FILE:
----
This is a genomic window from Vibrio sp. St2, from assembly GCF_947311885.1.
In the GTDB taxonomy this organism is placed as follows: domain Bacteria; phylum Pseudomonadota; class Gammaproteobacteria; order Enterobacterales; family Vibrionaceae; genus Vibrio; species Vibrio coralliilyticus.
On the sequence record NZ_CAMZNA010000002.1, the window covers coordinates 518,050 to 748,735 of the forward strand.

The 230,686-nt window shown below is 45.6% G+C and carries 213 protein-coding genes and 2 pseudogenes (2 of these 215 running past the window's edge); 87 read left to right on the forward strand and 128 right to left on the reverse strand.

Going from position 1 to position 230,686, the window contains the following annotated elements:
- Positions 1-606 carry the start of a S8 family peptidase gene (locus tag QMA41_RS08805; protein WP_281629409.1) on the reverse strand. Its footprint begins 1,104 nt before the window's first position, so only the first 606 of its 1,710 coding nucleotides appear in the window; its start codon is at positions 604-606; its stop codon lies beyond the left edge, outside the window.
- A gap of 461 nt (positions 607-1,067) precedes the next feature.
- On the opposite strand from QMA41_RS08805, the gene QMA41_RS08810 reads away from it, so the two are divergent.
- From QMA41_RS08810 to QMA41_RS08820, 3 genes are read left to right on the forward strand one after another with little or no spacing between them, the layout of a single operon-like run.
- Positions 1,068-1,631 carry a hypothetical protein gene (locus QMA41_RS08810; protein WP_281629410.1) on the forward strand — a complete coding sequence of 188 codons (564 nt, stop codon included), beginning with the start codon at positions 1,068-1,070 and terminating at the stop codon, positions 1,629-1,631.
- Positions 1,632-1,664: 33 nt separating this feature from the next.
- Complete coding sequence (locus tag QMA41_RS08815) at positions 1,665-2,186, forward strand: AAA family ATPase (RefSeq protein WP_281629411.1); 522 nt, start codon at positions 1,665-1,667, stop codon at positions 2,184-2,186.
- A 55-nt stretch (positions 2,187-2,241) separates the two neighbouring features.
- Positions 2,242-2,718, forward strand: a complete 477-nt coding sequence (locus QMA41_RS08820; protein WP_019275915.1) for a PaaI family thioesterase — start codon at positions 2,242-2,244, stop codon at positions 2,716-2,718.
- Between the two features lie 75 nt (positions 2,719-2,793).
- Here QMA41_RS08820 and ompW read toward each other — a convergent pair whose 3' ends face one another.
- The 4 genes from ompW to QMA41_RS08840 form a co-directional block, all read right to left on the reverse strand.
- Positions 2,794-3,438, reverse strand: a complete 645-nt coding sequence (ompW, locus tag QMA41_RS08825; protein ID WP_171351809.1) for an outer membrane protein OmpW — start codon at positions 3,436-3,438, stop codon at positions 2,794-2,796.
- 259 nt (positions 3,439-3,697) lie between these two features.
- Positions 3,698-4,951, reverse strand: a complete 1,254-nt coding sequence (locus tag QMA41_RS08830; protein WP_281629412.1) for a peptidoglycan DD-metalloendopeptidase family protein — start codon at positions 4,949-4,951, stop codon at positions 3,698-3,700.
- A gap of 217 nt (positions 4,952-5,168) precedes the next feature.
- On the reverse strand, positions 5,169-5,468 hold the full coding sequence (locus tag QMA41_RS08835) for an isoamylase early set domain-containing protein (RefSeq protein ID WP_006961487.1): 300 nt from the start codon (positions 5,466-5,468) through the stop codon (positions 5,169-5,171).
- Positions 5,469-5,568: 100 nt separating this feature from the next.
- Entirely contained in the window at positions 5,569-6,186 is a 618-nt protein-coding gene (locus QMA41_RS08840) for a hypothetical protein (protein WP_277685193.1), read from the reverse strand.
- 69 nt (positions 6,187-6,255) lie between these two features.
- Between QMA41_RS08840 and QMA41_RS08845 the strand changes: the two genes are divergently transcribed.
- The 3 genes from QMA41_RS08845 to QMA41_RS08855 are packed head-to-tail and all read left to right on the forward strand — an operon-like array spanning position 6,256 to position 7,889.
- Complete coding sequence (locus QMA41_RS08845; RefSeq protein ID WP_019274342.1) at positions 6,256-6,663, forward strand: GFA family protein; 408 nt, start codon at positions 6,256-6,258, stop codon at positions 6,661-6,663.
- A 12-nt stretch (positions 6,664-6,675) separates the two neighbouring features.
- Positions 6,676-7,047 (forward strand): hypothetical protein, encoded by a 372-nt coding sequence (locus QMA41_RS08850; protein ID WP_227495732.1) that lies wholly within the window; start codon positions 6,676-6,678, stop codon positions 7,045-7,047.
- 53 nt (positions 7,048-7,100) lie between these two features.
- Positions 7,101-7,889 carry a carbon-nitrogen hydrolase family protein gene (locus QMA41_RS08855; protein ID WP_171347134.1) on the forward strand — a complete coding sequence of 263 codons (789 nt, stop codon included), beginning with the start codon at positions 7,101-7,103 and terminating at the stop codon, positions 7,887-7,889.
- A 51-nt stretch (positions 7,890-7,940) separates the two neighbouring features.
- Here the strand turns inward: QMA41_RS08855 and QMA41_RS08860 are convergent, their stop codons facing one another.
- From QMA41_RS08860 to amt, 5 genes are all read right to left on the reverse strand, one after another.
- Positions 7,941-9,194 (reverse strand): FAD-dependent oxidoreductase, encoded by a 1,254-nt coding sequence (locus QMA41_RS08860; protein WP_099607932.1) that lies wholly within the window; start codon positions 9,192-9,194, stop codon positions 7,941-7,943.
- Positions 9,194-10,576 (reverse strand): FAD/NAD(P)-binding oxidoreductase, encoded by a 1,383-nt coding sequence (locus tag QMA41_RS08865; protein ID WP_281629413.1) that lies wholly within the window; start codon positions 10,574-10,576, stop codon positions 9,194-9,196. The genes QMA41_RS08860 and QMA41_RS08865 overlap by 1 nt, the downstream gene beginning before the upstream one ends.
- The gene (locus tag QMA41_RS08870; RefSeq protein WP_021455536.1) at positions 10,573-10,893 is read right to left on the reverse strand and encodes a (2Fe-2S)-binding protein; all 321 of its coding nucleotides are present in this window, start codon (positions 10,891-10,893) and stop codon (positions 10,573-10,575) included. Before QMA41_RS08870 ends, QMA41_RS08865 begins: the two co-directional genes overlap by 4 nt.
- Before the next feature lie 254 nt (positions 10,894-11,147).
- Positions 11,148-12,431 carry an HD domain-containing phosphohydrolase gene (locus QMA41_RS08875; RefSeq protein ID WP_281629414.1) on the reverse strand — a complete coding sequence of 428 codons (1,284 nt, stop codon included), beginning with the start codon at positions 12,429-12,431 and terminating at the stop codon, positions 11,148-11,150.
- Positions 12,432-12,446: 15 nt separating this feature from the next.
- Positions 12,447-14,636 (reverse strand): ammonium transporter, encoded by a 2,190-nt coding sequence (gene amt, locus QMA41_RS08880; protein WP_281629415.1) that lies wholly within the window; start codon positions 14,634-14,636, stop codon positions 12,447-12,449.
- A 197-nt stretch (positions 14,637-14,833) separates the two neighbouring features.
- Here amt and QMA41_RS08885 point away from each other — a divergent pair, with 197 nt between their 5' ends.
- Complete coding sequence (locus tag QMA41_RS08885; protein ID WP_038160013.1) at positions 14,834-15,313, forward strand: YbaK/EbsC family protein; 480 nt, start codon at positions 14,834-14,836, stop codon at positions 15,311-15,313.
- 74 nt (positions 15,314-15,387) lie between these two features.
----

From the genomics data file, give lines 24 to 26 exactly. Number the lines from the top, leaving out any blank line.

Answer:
- Entirely contained in the window at positions 5,569-6,186 is a 618-nt protein-coding gene (locus QMA41_RS08840) for a hypothetical protein (protein WP_277685193.1), read from the reverse strand.
- 69 nt (positions 6,187-6,255) lie between these two features.
- Between QMA41_RS08840 and QMA41_RS08845 the strand changes: the two genes are divergently transcribed.